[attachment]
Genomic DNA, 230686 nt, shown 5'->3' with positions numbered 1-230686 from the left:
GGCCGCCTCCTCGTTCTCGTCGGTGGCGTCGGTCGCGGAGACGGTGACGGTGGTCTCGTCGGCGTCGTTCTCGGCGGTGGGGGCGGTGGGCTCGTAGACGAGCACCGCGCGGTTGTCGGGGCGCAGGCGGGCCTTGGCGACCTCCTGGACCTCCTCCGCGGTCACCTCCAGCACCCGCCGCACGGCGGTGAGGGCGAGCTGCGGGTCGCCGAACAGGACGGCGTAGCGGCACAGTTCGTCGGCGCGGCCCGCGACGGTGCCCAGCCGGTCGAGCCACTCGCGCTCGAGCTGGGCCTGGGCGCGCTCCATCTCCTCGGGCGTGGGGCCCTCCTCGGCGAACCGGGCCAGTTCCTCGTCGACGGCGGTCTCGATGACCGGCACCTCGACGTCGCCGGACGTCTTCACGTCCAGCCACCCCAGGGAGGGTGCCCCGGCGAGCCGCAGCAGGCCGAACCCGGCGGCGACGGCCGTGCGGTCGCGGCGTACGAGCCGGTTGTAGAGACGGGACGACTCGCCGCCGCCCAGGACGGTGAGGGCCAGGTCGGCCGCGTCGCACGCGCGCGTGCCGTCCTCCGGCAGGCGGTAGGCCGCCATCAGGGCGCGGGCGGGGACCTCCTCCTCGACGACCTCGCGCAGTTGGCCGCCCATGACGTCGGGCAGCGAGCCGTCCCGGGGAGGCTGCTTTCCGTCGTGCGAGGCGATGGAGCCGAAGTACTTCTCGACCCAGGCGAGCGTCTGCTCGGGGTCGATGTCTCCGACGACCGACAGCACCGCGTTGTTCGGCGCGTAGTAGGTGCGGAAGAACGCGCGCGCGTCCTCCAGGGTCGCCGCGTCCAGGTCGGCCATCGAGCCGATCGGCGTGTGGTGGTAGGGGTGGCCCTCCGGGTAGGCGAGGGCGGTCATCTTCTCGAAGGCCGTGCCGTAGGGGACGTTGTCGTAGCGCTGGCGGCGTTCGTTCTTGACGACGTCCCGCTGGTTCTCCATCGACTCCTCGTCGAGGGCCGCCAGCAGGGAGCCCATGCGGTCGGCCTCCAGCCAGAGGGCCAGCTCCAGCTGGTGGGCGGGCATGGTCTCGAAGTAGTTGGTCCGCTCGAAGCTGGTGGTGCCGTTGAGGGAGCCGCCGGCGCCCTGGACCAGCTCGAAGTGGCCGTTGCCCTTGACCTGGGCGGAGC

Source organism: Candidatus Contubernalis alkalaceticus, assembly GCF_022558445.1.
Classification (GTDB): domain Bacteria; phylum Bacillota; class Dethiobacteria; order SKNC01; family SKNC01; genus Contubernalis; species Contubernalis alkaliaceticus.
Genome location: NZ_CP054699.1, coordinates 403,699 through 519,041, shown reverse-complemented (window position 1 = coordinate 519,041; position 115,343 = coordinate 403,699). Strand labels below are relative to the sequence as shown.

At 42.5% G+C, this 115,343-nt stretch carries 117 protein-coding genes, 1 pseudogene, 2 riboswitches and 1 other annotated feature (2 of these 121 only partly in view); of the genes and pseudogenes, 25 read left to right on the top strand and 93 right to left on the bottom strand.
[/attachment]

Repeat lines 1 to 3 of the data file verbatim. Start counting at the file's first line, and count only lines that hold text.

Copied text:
Genomic DNA, 230686 nt, shown 5'->3' with positions numbered 1-230686 from the left:
GGCCGCCTCCTCGTTCTCGTCGGTGGCGTCGGTCGCGGAGACGGTGACGGTGGTCTCGTCGGCGTCGTTCTCGGCGGTGGGGGCGGTGGGCTCGTAGACGAGCACCGCGCGGTTGTCGGGGCGCAGGCGGGCCTTGGCGACCTCCTGGACCTCCTCCGCGGTCACCTCCAGCACCCGCCGCACGGCGGTGAGGGCGAGCTGCGGGTCGCCGAACAGGACGGCGTAGCGGCACAGTTCGTCGGCGCGGCCCGCGACGGTGCCCAGCCGGTCGAGCCACTCGCGCTCGAGCTGGGCCTGGGCGCGCTCCATCTCCTCGGGCGTGGGGCCCTCCTCGGCGAACCGGGCCAGTTCCTCGTCGACGGCGGTCTCGATGACCGGCACCTCGACGTCGCCGGACGTCTTCACGTCCAGCCACCCCAGGGAGGGTGCCCCGGCGAGCCGCAGCAGGCCGAACCCGGCGGCGACGGCCGTGCGGTCGCGGCGTACGAGCCGGTTGTAGAGACGGGACGACTCGCCGCCGCCCAGGACGGTGAGGGCCAGGTCGGCCGCGTCGCACGCGCGCGTGCCGTCCTCCGGCAGGCGGTAGGCCGCCATCAGGGCGCGGGCGGGGACCTCCTCCTCGACGACCTCGCGCAGTTGGCCGCCCATGACGTCGGGCAGCGAGCCGTCCCGGGGAGGCTGCTTTCCGTCGTGCGAGGCGATGGAGCCGAAGTACTTCTCGACCCAGGCGAGCGTCTGCTCGGGGTCGATGTCTCCGACGACCGACAGCACCGCGTTGTTCGGCGCGTAGTAGGTGCGGAAGAACGCGCGCGCGTCCTCCAGGGTCGCCGCGTCCAGGTCGGCCATCGAGCCGATCGGCGTGTGGTGGTAGGGGTGGCCCTCCGGGTAGGCGAGGGCGGTCATCTTCTCGAAGGCCGTGCCGTAGGGGACGTTGTCGTAGCGCTGGCGGCGTTCGTTCTTGACGACGTCCCGCTGGTTCTCCATCGACTCCTCGTCGAGGGCCGCCAGCAGGGAGCCCATGCGGTCGGCCTCCAGCCAGAGGGCCAGCTCCAGCTGGTGGGCGGGCATGGTCTCGAAGTAGTTGGTCCGCTCGAAGCTGGTGGTGCCGTTGAGGGAGCCGCCGGCGCCCTGGACCAGCTCGAAGTGGCCGTTGCCCTTGACCTGGGCGGAGC

Source organism: Candidatus Contubernalis alkalaceticus, assembly GCF_022558445.1.